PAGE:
Step 2: “Follow informed personal preferences.”
In the unchartered waters of sustainable floristry, there are loads of products and methods available to fill our tool box but they all seem to significantly lack data on how they impact us and the environment we live in. Even though we often don’t have enough information, decisions need to be made. We must believe that informed personal efforts made toward sustainability are positive, even if they are only partially getting us (the world) to our goal.
McDonough and Braungart championed the use of the “Four R’s: Reduce, Reuse, Recycle and Regulate”. Using the Four R’s, design solutions can be found that are intelligent, respectful of people and the environment and quite possibly more creative and fun.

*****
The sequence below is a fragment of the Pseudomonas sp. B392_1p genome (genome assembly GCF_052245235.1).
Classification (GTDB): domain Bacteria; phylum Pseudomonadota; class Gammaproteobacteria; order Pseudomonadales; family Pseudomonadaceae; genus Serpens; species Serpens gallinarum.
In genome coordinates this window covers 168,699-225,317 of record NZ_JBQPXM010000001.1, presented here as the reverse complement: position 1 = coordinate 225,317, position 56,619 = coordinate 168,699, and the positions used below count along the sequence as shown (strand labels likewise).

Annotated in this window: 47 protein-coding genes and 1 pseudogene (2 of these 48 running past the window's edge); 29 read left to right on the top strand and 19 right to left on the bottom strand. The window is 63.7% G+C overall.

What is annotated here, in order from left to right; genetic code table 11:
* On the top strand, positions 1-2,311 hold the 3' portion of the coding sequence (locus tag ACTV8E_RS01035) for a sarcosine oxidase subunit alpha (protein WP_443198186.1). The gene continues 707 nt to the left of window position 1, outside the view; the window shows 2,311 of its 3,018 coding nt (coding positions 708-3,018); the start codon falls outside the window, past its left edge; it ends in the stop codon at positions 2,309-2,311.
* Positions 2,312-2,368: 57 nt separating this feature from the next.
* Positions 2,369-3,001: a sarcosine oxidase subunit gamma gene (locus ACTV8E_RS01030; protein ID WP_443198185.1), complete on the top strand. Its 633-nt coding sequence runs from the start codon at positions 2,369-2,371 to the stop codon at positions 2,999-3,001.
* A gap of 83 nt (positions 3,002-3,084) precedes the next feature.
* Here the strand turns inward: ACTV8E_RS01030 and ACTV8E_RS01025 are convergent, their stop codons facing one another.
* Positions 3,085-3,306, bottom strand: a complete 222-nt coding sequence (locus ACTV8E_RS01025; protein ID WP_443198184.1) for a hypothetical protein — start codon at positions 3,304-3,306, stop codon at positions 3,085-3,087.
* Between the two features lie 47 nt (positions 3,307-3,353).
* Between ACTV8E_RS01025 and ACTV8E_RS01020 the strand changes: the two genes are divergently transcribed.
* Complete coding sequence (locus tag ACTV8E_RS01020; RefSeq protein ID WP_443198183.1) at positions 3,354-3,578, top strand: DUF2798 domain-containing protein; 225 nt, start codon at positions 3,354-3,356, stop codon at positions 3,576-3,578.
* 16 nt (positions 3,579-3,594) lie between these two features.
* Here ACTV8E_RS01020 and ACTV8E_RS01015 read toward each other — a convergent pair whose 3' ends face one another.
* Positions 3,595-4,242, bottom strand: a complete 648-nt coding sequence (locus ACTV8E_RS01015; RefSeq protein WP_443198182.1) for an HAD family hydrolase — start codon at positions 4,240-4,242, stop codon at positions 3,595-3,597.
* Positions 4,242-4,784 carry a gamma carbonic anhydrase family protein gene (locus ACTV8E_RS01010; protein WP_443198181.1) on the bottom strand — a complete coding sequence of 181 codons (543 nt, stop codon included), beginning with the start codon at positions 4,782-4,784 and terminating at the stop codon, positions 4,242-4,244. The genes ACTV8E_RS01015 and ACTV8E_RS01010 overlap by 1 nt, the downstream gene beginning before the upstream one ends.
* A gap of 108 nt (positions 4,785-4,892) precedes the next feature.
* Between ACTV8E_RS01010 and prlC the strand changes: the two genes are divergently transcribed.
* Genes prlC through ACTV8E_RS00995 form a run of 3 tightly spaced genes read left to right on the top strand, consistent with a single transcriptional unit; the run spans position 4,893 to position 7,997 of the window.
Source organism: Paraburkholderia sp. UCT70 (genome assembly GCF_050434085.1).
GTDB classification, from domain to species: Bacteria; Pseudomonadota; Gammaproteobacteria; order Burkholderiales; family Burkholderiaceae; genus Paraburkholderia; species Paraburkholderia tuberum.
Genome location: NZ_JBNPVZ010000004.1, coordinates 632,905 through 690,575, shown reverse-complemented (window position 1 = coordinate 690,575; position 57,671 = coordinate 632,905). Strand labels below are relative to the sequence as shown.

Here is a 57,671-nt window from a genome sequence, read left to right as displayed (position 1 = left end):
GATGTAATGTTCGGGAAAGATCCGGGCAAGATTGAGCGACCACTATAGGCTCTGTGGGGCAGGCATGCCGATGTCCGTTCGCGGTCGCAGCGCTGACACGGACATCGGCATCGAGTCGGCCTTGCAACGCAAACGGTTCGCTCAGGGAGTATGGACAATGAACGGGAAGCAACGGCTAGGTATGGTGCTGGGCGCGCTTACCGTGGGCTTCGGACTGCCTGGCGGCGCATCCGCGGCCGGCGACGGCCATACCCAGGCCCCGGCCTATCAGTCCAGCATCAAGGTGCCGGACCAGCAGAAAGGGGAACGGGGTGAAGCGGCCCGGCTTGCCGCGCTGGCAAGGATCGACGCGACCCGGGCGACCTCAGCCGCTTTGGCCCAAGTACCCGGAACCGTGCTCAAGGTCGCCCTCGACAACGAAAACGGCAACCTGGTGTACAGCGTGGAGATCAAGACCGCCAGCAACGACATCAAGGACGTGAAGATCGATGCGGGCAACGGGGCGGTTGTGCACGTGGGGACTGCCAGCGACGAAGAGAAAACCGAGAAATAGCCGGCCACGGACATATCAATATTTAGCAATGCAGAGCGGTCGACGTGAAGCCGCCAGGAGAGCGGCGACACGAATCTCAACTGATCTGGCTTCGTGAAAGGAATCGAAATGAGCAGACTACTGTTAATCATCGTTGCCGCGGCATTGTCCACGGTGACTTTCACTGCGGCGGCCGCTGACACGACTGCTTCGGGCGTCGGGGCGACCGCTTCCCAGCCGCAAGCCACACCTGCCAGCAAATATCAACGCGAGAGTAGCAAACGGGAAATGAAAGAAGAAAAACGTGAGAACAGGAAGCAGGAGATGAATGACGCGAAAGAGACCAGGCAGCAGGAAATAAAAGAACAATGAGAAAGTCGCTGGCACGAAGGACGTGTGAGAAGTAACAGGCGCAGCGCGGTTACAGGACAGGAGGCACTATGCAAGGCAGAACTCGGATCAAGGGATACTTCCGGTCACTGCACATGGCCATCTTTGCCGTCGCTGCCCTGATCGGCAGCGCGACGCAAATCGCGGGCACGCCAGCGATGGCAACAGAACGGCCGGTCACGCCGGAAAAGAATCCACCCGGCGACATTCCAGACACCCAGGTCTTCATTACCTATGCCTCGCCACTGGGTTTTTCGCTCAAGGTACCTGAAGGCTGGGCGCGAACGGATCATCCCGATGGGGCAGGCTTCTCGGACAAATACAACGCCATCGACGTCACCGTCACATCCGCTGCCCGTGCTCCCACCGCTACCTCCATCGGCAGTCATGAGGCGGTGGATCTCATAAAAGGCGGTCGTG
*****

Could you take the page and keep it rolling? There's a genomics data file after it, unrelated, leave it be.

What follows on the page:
Designs consisting of quality reusable and recyclable containers; the incorporation of plants that can live-on once the flowers have died or simply choosing to tie a hand-tie with raffia instead of a synthetic tie are thoughtful decisions that have an impact. Every technique and material chosen is an opportunity to simplify and do more with less.
Step 3: “Creating a passive positive list.”
According to McDonough and Braungart, “this is the point at which design begins to become truly eco-effective” .
Although informed personal preferences guide us toward sustainable floristry, we must continue to go beyond what is readily available and conduct investigations to expose the positive and negative characteristics of the materials we use in our designs.